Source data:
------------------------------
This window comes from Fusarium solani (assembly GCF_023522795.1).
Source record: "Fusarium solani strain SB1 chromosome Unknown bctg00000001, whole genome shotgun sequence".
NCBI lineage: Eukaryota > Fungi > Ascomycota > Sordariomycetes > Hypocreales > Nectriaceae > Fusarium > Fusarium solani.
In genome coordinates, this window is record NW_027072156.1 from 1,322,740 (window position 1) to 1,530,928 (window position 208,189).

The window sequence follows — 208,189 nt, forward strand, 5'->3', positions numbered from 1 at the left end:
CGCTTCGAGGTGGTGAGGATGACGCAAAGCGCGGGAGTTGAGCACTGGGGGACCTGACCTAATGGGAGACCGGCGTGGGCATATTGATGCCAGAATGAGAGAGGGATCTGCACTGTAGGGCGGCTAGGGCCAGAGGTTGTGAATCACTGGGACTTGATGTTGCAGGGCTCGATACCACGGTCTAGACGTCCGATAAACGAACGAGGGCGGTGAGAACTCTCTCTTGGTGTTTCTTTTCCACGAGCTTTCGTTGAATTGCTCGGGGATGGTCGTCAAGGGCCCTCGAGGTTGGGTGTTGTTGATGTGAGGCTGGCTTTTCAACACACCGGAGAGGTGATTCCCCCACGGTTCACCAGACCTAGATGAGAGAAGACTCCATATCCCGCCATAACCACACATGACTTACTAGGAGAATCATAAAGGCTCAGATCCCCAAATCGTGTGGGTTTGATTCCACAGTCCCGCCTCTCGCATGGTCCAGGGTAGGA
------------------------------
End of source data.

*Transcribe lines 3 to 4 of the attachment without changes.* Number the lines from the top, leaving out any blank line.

NCBI lineage: Eukaryota > Fungi > Ascomycota > Sordariomycetes > Hypocreales > Nectriaceae > Fusarium > Fusarium solani.
In genome coordinates, this window is record NW_027072156.1 from 1,322,740 (window position 1) to 1,530,928 (window position 208,189).